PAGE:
First-Quarter Insights: EV repairable claims frequency rose to 2.41 percent in Canada, says Mitchell

Toronto, Ontario — Mitchell released its Q1 2023 Plugged In: EV Collision Insights report on Tuesday, where the company reported that EV repairable claims frequency rose to 2.41 percent in Canada, up 0.15 percent from the company’s previous report in Q4 2022.

Tesla remains the dominant player in the EV market, said Mitchell, thought the company’s U.S. market share of repairable vehicles fell in Q1 2023 to 75.8 percent of all EVs repaired, down from 76.78 percent in Q4 2022. 

In Q1 2023, average repairable severity decreased to $4,749 in the US and $6,406 in Canada, which remains higher than ICE average repairable severity.

Tesla vehicles account for 60.09 percent of the repairable EV claims in Canada, with 41.22 percent Model 3s and 18.87 percent Model Y. Other EV models include the Nissan Leaf (6.40 percent EV repairable claims frequency); Hyundai Kona EV (6.32 percent) and the Chevy Bolt (4.62 percent).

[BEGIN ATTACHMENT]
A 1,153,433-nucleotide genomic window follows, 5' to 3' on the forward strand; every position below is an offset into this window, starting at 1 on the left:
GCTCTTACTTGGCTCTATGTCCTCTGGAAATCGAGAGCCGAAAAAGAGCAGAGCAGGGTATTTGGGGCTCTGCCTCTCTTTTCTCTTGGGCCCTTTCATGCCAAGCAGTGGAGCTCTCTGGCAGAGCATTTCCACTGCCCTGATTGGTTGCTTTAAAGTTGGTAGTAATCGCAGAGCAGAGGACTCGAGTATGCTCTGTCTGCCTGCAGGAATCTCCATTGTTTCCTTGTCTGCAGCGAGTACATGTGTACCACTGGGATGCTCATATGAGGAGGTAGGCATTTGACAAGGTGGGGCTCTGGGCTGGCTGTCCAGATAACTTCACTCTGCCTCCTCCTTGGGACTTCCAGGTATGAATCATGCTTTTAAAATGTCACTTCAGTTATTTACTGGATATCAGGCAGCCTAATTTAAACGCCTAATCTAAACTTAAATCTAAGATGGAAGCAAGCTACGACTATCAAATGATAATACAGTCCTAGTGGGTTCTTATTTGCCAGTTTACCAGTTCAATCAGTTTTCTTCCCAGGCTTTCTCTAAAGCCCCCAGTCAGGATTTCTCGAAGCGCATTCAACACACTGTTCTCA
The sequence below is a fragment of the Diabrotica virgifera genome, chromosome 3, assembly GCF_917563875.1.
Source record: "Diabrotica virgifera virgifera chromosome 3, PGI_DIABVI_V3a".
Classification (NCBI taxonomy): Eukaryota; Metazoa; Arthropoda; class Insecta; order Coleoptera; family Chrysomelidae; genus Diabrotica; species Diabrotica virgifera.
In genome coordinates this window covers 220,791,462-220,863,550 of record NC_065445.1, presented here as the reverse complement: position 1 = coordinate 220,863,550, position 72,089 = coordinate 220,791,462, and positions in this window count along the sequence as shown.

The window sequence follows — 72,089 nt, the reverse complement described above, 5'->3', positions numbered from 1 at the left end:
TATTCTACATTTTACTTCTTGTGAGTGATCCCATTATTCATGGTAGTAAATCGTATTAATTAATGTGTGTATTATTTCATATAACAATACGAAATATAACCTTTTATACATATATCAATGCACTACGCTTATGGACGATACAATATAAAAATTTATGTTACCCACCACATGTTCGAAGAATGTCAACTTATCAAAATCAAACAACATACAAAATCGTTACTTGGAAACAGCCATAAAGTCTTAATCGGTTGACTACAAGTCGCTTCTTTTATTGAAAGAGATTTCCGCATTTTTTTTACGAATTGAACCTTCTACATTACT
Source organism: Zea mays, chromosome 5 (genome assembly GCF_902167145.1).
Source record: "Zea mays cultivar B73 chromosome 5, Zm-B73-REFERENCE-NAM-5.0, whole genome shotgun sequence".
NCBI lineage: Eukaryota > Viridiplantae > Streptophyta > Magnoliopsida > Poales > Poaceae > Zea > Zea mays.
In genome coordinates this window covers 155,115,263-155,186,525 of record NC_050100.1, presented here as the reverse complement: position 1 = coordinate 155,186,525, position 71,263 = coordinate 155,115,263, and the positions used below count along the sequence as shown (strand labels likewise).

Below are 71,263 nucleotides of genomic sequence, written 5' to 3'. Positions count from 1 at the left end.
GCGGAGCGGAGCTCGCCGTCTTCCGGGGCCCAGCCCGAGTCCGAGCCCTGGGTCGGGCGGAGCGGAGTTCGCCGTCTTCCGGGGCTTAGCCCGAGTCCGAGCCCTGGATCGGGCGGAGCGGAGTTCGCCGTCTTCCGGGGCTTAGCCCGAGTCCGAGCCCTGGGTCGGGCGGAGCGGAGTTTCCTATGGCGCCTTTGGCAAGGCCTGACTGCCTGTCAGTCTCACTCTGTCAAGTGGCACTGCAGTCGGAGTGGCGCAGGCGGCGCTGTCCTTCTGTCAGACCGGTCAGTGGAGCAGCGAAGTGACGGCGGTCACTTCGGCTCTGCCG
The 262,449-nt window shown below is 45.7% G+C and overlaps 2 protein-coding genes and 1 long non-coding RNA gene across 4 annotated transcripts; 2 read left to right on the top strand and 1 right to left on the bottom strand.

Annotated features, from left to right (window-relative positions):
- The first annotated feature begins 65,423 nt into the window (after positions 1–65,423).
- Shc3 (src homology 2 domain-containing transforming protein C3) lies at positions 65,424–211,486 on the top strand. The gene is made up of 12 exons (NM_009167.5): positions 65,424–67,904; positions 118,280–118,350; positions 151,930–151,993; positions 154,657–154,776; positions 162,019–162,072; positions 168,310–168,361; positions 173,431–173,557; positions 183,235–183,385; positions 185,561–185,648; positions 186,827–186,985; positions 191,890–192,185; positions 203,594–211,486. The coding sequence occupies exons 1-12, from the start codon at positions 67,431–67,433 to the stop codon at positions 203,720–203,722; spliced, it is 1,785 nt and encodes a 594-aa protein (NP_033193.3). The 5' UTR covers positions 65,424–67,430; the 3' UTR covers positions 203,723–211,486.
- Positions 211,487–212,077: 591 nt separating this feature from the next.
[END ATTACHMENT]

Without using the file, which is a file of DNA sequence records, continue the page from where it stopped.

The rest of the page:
EVs continue to lead the way when it comes to automotive complexity, wrote Mitchell, and their repair represents a “significant cost delta” over vehicles with internal combustion engines (ICE). 

The previous Plugged In report noted that EVs not only require more mechanical labour hours on average, compared to their ICE counterparts, but also require more refinish hours with an average of 8.33 hours compared to 7.4 hours for the rest of the market. 

A closer look at these numbers reveals that Tesla accounted for the largest portion of this delta, considering 34.28 percent of Tesla repairs were written for a three-stage refinish operation, adding 7.83 percent of additional cost to the overall repair, reads Mitchell’s report. 

According to Mitchell’s data, British Columbia is the top North American market based on EV repairable claims frequency at 4.8 percent, up 0.33 percent from Q4 2022. California follows at 3.7 percent EV repairable claims frequency, while Quebec sits in third position at 3.14 percent.

Click here to read the full Plugged In report.


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